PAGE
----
Bats aren’t to blame

Schountz believes that any deadly jumps of viruses from bats to people can be explained by humans encroaching on bat habitat and eating bushmeat, and by the movements of domesticated animals. “These viruses have been circulating in bats for hundreds, thousands or perhaps millions of years,” he says. “They are only new to us.” Tuttle also fulminates against the term “emerging infectious disease” as misleading and a PR disaster for bat conservation. These are exceptionally rare diseases, not sinister “emerging” pandemic catastrophes, he says. And bats are unfairly blamed. The recent outbreak of MERS, first detected in the Middle East in 2012, was initially blamed on bats but later traced to camels. There is no proof of bats having passed Ebola to people either, he says. Yet these remarkable mammals, which have lived alongside us since prehistoric times, are suffering from the stigma of being disease-ridden. “I routinely talk to people who destroyed large bat colonies out of fear of bat diseases,” says Tuttle.

You could say that, compared with other animals, bats have a more proportional response to viruses – a live-and-let-live approach. They certainly defy the textbook response to pathogensResearch published last year highlights this. Injecting animals with bacterial toxins normally triggers an immune fight-back in mammals. However, the bats had no fever and no spike in white blood cells – two telltale signs that the immune system is launching an attack – although they did lose some body weight. Wang has found this too. “When you infect bats with a virus, almost uniformly it is hard to make them sick. They don’t even have a fever,” he says. What’s more, give bats tumour-causing drugs and they are far less likely to develop cancer than other mammals. “Bats carry a lot of viruses and that might explain their ability to carry tumours. Without doubt, they are interrelated,” he says.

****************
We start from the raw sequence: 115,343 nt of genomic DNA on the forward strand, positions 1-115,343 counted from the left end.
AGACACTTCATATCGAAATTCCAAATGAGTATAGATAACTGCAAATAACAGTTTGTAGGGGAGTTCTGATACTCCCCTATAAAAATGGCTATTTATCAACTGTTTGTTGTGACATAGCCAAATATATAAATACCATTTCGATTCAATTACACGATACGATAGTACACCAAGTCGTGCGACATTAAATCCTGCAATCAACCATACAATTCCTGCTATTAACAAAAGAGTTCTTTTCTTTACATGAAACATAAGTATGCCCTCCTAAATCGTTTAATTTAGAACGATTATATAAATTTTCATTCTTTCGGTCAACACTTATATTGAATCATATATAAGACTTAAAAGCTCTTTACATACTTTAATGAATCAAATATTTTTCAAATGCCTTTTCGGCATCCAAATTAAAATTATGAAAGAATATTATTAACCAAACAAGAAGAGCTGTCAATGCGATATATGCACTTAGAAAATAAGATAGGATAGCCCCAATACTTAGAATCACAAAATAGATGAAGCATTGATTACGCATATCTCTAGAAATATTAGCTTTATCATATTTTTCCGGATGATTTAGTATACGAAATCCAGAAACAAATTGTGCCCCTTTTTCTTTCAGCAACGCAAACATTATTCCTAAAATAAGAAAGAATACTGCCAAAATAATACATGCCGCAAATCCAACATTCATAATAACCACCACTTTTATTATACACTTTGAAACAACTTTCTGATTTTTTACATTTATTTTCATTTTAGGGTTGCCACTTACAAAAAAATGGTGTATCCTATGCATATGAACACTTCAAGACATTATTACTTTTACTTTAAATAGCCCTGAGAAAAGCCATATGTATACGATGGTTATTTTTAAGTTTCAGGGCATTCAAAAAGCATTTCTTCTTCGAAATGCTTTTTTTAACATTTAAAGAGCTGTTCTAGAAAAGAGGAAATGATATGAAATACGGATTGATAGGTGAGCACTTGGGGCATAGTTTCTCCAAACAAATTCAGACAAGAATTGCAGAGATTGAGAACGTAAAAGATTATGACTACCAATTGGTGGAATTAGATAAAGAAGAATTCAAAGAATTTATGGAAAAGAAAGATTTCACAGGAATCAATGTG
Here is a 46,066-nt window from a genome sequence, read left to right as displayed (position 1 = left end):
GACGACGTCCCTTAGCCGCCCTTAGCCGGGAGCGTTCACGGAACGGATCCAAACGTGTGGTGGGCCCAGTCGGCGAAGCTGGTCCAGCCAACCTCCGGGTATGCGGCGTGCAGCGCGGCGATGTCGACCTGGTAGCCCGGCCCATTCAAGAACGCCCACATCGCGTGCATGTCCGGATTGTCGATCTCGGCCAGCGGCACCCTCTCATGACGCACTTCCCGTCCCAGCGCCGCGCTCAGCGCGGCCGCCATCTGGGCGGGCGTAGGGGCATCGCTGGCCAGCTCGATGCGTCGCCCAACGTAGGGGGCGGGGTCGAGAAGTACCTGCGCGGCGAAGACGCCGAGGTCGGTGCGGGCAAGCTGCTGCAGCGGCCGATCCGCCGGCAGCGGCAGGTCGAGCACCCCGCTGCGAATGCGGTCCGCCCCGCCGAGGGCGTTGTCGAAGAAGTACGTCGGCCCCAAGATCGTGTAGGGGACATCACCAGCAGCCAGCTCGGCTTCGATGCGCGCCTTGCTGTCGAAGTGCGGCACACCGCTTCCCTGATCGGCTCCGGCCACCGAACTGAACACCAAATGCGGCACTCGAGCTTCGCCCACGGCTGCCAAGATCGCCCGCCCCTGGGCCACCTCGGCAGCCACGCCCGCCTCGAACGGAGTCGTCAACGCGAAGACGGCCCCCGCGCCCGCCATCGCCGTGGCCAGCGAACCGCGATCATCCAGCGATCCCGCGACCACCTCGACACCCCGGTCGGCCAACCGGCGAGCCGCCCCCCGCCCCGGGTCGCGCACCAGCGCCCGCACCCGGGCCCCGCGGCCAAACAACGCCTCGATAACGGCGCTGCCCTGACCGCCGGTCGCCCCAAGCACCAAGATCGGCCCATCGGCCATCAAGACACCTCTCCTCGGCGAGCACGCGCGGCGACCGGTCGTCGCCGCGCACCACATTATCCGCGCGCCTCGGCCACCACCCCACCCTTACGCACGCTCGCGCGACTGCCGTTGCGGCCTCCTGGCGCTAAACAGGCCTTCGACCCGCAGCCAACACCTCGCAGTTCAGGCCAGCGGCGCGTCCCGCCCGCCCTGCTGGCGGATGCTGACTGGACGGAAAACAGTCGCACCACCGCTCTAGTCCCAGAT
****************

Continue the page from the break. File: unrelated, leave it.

In an attempt to find out what’s going on, Wang and his colleagues compared the genomes of two species of bat – a fruit bat and an insect-eater – with those of other mammals. They discovered that genes involved in DNA repair have been reconfigured during bat evolution. “They are very efficient at dealing with DNA damage,” says Wang. He notes that key genes in DNA damage repair are also involved in tumour development and immunity. But that’s not all– bats have also lost an entire branch of the immune system made up of inflammasomes, receptors and sensors that induce inflammation. In other words, they have evolved to turn down their inflammatory response to various threats, including infection by viruses.

Wang believes the key to understanding these evolutionary changes is flight. Bats are the only mammals capable of powered flight, which is demanding in terms of energy and tough on metabolism. A bat’s heart can beat over 1000 times a minute. When in the air, their metabolic rate increases some 34-fold, compared with an eight-fold increase in exercising rodents. This ramped up metabolism spews out free radicals – energetic particles that can damage cells, kick-starting inflammation. Bats needed to evolve adaptations to cope with flight. “If they had the same inflammation system as land mammals, they would get sick more easily,” says Wang. So their ancestors re-engineered the system to cope with the harmful metabolites produced by flying and this, in turn, allows them to avoid overreacting to viral infections.

Support for the idea that flight has fundamentally changed bat physiology comes from their mitochondria – the cellular powerhouses. DNA comparisons reveal that bat mitochondria have undergone more evolutionary changes than mitochondria in other mammals. Intriguingly, individual bats have an assortment of mitochondria, rather than carbon copies as most other organisms do. And bat mitochondria seem to have evolved mechanisms to help them mop up the damaging free radicals produced during flight, which researchers at Princeton University think could explain their long lives, tumour avoidance and more. Others, including zoologist Thomas O’Shea at the US Geological Survey, have speculated that bats’ revved-up metabolism allows them to raise their temperature and power a faster immune response, a sort of daily fever. “[This] might promote natural selection for the evolution of lower virulence in viruses,” he says.